became a prisoner of war Island Camp during the Boer War in 1901 to
1902. Its 1,100 involuntary inhabitants shipped to Bermuda from South
Africa to isolate them from their homeland included Generals of the Boer
Army. There's a poignant stone memorial to them this island where 40
died and were buried.
An official from the government of South Africa visited here in 1998. Among the distinguished visitors to the Boer Cemetery were former South African Presidents Thabo Mbeki and F.W de Klerk. Mr. Mbeki was in Bermuda for secret talks with South African political opponents in 1989 and had traveled from his exile base in Tanzania. Mr. de Klerk visited in 1997. On May 1, 2000, Dr. Nina de Klerk, sister in law of former South African President F. W. de Klerk, visited the island. Her family was actively involved in the Boer War. Prominent Bermudian businesspeople have private cottages or land on the island.
|Long Rock||1 acre, northeast of Grazbury's and Little Scaur, Castle Harbour, St. George's Parish.|
|Main||14 x 1.8 miles at its widest point, biggest and easily most populated of Bermuda's six principal islands, with Southampton, Warwick, Paget, Pembroke, Devonshire, Smith's and Hamilton Parishes. Locale of Bermuda's City of Hamilton. Has never been owned by just one person. At one point, Mark Twain during his Bermuda sojourns, rented a home near the city.|
|Malabar||North of Boaz, Sandys Parish. One of the reasons why there was an HMS Malabar on Ireland Island|
|Marshall's||Warwick Parish (Warwick North Central constituency). Not accessible by ferry, only to those with a boat. Privately owned, residential. A large double island, between Hinson's and Long Islands. Its two parts are linked by a narrow isthmus. It was one of the islands purchased in 1809 by the British Admiralty for the Royal Navy. Now owned by Bermuda-based businessman Peter Green.|
|Middle King's Point||West of Inner King's Point, Sandys Parish.|
|Morgan's||Ely's Harbour, Sandys Parish.|
|Mount||Off Spanish Point, Pembroke Parish.|
|Mouse||Boss's Cove, Spanish Point, Pembroke Parish.|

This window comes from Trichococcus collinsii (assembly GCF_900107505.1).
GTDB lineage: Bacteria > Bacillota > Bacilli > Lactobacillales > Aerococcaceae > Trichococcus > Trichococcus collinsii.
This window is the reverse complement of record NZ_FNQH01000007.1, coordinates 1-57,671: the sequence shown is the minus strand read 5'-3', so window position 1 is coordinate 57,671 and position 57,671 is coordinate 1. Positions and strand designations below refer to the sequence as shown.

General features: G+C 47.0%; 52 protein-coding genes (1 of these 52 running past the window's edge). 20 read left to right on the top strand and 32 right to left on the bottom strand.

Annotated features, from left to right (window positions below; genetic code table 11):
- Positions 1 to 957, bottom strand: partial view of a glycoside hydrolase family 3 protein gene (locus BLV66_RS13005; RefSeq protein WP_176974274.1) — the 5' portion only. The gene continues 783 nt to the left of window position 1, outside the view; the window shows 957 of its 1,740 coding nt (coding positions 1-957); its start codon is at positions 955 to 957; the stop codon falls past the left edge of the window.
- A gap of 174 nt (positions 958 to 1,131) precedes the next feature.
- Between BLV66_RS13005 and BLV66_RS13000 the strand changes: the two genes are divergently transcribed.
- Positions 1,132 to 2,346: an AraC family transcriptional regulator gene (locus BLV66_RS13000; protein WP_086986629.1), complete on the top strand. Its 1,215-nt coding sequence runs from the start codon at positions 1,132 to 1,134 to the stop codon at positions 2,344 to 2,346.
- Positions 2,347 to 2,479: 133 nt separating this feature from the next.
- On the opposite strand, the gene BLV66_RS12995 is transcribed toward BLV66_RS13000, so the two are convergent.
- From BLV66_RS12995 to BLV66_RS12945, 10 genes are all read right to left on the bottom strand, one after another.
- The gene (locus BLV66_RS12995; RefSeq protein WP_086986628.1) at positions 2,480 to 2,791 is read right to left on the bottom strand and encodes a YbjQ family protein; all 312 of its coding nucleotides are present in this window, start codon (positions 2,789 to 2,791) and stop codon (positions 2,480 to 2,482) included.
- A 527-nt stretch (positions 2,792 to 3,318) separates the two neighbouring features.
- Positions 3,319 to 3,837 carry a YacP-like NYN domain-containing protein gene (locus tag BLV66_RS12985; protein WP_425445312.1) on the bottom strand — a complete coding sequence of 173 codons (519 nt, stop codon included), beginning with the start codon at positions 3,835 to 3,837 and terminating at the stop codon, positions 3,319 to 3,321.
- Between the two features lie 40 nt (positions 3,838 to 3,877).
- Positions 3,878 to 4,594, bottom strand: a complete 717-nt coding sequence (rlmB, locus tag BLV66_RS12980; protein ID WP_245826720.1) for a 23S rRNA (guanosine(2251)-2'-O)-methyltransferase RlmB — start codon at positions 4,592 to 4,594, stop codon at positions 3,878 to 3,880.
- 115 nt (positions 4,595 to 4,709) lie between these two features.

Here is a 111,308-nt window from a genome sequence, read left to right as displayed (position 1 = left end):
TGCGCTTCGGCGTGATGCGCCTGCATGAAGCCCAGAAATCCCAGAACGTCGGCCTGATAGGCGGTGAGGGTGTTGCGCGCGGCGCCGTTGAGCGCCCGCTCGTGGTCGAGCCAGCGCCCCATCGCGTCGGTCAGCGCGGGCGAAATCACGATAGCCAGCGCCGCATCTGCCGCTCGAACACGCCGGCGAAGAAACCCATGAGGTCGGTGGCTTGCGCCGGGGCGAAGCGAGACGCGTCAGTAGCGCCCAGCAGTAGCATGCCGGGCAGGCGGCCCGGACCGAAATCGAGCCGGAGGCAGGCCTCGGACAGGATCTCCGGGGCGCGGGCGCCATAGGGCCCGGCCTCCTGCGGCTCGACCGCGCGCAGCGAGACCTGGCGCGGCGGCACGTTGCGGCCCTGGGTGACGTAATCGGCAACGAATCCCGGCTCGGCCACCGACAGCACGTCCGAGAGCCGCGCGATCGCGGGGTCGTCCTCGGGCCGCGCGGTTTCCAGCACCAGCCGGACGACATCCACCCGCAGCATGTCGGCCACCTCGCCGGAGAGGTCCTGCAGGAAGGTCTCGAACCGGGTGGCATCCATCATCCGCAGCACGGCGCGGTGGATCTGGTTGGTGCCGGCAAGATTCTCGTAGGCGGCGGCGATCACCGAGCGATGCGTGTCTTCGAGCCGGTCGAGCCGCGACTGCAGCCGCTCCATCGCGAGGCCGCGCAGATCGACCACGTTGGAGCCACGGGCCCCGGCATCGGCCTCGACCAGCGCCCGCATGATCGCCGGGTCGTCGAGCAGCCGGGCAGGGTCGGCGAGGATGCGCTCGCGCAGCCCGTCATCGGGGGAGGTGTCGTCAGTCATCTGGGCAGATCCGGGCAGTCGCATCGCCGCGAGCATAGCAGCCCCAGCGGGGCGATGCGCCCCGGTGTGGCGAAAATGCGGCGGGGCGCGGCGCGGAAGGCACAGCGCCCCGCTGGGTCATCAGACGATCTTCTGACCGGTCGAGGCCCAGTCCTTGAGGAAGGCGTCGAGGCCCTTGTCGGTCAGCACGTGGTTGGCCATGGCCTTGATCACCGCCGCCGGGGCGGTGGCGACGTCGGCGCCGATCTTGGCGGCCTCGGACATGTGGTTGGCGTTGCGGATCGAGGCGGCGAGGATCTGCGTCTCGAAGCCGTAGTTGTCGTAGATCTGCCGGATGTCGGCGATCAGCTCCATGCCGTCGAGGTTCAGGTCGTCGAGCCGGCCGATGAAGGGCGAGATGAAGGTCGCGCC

|Mowbray||Adjacent to Two Rock Passage, Pembroke Parish.|
|Nelly||Great Sound, south of Hawkin's and adjacent to Long. Not accessible by ferry, only to those with a boat. Privately owned. Warwick Parish.|
As seen by the Tall Ships which graced our shores in June 2000
Photograph by Keith A. Forbes
1928 –1934. Nonsuch Island was leased to the New York Zoological Society for use by Dr. William Beebe (1887-1962) and Dr. John Tee Van as a marine research station, and as a base for a series of dives to observe deep sea animals in their native environment using the Bathysphere Diving Bell. The American Natural History Museum was another interested party as Beebe was also an avid collector of birds. The latter museum still houses the collection of Bermuda birds from Nonsuch collected by Beebe. Before he arrived in Bermuda, Beebe had been hired as the Bronx Zoo’s first curator of birds, and his fieldwork resulted in the creation of the Wildlife Conservation Society’s Department of Tropical Research, which he began directing in 1922. Beebe, in addition to his research station on Nonsuch, then also collected specimens, took ocean depth measurements, and wrote his book, Nonsuch: Land of Water (1933).A total of 35 dives were made setting the world record for the deepest dive for that time to 3,028 feet (923m) on 15 August 1934. During this period of time the “Sea Fern” a former Royal Navy water barge, was raised from St. George’s Harbour and re-sunk at Nonsuch to form a breakwater and holding tank for fish. Its remains can still be seen at the main landing dock. For many more details of this unique occasion see https://en.wikipedia.org/wiki/Bathysphere.